Acupuncture for cancer-related fatigue in lung cancer patients: a randomized, double blind, placebo-controlled pilot trial
- 804 Downloads
Cancer-related fatigue (CRF) is a distressing symptom that is the most common unpleasant side effect experienced by lung cancer patients and is challenging for clinical care workers to manage.
We performed a randomized, double-blind, placebo-controlled pilot trial to evaluate the clinical effect of acupuncture on CRF in lung cancer patients. Twenty-eight patients presenting with CRF were randomly assigned to active acupuncture or placebo acupuncture groups to receive acupoint stimulation (LI-4, Ren-6, St-36, KI-3, and Sp-6) twice per week for 4 weeks, followed by 2 weeks of follow-up. The primary outcome was the change in intensity of CFR based on the Chinese version of the Brief Fatigue Inventory (BFI-C). As the secondary endpoint, the Functional Assessment of Cancer Therapy-Lung Cancer Subscale (FACT-LCS) was adopted to assess the influence of acupuncture on patients’ quality of life (QOL). Adverse events and safety of treatments were monitored throughout the trial.
Our pilot study demonstrated feasibility among patients with appropriate inclusion criteria and good compliance with acupuncture treatment. A significant reduction in the BFI-C score was observed at 2 weeks in the 14 participants who received active acupuncture compared with those receiving the placebo (P < 0.01). At week 6, symptoms further improved according to the BFI-C (P < 0.001) and the FACT-LCS (P = 0.002). There were no significant differences in the incidence of adverse events in either group (P > 0.05).
Fatigue is a common symptom experienced by lung cancer patients. Acupuncture may be a safe and feasible optional method for adjunctive treatment in cancer palliative care, and appropriately powered trials are warranted to evaluate the effects of acupuncture.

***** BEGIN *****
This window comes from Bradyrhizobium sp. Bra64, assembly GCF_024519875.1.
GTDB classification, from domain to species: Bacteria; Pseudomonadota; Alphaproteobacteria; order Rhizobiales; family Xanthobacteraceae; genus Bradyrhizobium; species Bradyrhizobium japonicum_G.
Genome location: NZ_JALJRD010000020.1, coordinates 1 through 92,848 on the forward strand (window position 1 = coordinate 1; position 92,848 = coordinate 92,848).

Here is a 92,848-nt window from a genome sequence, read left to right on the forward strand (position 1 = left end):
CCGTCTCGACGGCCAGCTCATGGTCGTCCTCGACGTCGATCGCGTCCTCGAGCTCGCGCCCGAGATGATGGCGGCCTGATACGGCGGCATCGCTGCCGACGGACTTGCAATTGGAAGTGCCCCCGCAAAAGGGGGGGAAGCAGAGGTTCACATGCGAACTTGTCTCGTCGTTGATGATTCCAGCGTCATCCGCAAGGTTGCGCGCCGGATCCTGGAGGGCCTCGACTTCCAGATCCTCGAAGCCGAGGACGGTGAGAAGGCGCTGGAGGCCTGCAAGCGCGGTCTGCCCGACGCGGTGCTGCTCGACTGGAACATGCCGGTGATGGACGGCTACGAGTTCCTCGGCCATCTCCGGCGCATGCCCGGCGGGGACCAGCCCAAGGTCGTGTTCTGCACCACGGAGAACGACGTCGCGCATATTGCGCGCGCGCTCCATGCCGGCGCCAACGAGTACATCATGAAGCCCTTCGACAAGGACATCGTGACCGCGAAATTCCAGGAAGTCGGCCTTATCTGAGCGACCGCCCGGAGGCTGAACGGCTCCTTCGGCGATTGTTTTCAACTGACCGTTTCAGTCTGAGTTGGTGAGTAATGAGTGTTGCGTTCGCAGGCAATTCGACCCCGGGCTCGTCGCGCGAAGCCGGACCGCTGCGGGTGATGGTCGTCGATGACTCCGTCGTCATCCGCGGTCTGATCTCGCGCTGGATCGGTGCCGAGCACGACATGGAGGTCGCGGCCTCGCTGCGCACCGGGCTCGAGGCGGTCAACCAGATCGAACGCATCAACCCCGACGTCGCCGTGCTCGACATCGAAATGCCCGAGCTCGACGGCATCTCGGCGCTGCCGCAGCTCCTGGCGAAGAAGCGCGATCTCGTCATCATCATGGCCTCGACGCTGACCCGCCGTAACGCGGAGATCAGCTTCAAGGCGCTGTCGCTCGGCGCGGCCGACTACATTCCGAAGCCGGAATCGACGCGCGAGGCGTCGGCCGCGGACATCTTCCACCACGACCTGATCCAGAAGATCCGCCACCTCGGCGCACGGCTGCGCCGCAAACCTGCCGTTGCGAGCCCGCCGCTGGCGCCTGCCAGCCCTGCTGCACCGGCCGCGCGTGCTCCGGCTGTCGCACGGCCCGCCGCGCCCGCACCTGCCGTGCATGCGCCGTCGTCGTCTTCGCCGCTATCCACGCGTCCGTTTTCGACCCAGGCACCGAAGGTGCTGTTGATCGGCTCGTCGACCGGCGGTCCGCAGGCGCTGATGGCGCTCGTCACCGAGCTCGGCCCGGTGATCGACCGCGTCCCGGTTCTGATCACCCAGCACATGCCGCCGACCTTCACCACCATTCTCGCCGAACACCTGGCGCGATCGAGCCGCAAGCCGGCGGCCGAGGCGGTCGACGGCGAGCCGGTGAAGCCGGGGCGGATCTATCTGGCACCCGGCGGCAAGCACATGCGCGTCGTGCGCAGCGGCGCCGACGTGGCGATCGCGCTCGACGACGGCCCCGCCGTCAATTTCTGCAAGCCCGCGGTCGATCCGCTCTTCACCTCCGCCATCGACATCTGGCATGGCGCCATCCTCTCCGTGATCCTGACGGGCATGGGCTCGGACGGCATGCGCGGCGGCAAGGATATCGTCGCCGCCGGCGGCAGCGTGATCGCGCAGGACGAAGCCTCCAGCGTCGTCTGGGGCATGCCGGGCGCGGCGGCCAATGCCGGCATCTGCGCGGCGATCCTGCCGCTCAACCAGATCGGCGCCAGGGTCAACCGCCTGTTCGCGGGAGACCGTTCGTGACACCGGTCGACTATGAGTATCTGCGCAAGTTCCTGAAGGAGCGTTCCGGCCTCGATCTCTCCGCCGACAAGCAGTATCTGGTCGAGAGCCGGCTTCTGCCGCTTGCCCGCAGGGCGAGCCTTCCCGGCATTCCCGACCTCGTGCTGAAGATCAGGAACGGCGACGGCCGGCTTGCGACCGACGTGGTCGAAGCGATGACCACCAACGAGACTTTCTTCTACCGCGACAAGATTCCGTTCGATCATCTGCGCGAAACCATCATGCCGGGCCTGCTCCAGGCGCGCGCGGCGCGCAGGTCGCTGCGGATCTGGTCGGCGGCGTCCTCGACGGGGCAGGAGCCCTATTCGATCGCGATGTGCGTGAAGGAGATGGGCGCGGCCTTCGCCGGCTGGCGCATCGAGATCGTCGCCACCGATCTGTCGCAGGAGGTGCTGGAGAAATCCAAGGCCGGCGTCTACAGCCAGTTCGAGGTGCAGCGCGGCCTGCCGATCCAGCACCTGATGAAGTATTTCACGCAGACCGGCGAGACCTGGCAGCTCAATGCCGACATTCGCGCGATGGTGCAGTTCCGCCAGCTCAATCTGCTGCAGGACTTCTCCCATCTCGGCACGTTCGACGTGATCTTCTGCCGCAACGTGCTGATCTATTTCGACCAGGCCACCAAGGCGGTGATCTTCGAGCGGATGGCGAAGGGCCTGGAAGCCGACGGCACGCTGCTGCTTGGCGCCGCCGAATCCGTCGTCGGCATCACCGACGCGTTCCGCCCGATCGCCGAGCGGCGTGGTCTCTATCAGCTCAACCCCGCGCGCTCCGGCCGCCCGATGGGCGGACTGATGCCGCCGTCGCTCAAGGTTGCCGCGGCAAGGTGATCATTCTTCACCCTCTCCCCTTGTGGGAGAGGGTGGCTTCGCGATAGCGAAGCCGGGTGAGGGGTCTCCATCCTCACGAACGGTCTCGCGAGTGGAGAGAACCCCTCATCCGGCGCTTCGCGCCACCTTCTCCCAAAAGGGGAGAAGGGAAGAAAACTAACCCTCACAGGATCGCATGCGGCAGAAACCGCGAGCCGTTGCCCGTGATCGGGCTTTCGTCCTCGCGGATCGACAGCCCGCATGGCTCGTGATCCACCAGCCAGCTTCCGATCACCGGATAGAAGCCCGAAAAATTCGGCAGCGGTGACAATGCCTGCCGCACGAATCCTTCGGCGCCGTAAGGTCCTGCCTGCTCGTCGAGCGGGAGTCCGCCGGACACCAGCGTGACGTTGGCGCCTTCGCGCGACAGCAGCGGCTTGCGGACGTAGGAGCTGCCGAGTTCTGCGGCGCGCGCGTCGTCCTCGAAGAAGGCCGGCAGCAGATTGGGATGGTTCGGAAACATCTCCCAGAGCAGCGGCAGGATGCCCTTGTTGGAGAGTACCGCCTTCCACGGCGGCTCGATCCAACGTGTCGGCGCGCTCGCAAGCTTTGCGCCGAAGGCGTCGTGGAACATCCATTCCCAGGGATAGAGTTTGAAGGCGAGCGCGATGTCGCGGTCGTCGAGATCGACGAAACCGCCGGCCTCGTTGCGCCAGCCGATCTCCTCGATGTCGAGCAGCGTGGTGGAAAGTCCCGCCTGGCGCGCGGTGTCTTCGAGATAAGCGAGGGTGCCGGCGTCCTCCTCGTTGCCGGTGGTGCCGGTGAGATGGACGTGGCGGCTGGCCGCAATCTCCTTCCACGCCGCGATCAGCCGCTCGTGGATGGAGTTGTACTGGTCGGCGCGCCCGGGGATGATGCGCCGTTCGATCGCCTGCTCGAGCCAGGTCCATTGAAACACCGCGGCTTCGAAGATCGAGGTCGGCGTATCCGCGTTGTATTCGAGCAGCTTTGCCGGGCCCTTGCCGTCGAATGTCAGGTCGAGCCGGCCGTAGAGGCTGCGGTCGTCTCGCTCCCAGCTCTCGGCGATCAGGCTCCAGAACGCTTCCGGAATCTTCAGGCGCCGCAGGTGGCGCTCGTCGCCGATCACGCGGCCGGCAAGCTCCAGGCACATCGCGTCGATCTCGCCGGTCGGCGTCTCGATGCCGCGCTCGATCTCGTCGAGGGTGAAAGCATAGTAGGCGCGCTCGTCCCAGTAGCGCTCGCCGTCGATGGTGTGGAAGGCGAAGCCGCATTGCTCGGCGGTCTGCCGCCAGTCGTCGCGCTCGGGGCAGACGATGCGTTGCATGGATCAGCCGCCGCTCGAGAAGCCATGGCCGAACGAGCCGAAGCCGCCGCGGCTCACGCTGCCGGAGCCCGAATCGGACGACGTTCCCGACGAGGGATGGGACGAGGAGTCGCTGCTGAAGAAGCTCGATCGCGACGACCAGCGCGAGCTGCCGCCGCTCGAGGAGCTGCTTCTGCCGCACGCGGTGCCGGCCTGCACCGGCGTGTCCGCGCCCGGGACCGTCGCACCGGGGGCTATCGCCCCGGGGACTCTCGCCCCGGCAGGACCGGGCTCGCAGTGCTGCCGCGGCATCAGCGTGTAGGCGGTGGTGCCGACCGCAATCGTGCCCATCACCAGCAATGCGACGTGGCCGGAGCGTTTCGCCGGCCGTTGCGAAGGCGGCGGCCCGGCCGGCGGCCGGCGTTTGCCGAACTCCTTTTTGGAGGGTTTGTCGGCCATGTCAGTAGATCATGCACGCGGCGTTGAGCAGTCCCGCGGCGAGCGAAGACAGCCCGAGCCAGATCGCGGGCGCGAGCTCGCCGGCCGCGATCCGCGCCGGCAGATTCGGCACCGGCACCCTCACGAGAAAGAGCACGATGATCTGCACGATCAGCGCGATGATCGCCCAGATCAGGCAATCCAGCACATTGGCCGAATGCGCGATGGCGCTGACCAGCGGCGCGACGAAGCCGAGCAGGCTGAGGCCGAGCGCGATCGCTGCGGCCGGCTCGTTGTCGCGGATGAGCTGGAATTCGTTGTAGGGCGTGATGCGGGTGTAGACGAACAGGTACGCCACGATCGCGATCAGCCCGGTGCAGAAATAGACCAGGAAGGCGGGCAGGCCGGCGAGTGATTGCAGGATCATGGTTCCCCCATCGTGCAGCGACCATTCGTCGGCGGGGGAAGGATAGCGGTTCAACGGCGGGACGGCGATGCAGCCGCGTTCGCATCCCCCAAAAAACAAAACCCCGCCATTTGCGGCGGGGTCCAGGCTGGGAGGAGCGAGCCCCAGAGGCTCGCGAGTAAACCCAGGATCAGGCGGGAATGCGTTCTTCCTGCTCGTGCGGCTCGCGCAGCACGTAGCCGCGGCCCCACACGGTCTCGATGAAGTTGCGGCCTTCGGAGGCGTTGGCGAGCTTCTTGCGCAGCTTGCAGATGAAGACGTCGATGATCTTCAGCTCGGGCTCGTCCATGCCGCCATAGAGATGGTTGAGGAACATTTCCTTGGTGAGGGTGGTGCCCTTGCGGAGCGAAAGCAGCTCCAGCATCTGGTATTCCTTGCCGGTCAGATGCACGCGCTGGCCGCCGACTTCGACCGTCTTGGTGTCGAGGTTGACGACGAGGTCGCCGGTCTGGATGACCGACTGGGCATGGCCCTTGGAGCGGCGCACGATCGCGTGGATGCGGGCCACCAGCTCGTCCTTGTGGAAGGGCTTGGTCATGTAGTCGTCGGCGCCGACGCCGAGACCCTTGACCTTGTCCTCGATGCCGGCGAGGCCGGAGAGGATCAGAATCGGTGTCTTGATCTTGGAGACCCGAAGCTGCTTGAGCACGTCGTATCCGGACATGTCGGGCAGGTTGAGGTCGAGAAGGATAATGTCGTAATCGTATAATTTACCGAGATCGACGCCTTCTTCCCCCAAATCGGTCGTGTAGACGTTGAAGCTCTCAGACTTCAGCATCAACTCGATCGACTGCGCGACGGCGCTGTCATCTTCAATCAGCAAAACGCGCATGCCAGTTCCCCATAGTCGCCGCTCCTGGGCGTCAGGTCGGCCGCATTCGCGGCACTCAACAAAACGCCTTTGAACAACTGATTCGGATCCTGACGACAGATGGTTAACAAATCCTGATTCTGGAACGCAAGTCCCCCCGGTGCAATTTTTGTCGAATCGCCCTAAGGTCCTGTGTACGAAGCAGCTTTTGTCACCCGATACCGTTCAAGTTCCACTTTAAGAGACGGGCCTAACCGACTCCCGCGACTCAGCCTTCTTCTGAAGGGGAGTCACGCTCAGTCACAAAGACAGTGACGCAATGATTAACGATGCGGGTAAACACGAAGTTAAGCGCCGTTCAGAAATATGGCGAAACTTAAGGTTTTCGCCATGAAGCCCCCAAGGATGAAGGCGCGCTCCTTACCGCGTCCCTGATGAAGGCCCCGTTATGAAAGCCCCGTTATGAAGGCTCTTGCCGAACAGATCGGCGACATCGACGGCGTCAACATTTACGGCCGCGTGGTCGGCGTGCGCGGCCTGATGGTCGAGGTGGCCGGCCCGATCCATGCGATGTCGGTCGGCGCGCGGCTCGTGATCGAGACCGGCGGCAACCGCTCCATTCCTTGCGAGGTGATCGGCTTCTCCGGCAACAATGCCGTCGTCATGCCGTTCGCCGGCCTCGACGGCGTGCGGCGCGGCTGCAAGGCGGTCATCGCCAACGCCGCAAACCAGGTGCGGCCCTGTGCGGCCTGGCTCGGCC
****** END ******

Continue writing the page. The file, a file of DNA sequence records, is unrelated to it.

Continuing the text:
KeywordsAcupuncture Lung cancer Cancer-related fatigue Quality of life
The authors would like to thank Professor Zhiqiang Meng for his contributions to the organization of this study and his valuable advices. This study was supported by grants from the Comprehensive and Integrative Medicine Institute (CIMI) and the National Natural Science Foundation of China (No. 81403248).
Compliance with Ethical Standards
Conflict of interest
The authors declare that they have no conflict of interest.
Written informed consent was obtained from all individual participants included in the study. All procedures performed in studies were in accordance with the 1964 Helsinki declaration and its later amendments or comparable ethical standards and with the ethical standards of the Shanghai Cancer Center, Fudan University (ClinicalTrials.gov Identifier: NCT01881516).
- 2.Hoffman AJ, Brintnall RA, Brown JK, Eye A, Jones LW, Alderink G, Ritz-Holland D, Enter M, Patzelt LH, Vanotteren GM (2013) Too sick not to exercise: using a 6-week, home-based exercise intervention for cancer-related fatigue self-management for postsurgical non-small cell lung cancer patients. Cancer Nurs 36:175–188CrossRefPubMedGoogle Scholar
- 3.Iwase S, Kawaguchi T, Tokoro A, Yamada K, Kanai Y, Matsuda Y, Kashiwaya Y, Okuma K, Inada S, Ariyoshi K, Miyaji T, Azuma K, Ishiki H, Unezaki S, Yamaguchi T (2015) Assessment of cancer-related fatigue, pain, and quality of life in cancer patients at palliative care team referral: a multicenter observational study (JORTC PAL-09). PLoS One 10:e0134022CrossRefPubMedPubMedCentralGoogle Scholar
- 22.Johnston MF, Hays RD, Subramanian SK, Elashoff RM, Axe EK, Li JJ, Kim I, Vargas RB, Lee J, Yang L, Hui KK (2011) Patient education integrated with acupuncture for relief of cancer-related fatigue randomized controlled feasibility study. BMC Complement Altern Med 11:49CrossRefPubMedPubMedCentralGoogle Scholar
- 33.Kilian-Kita A, Puskulluoglu M, Konopka K, Krzemieniecki K (2016) Acupuncture: could it become everyday practice in oncology? Contemp Oncol (Pozn) 20:119–123Google Scholar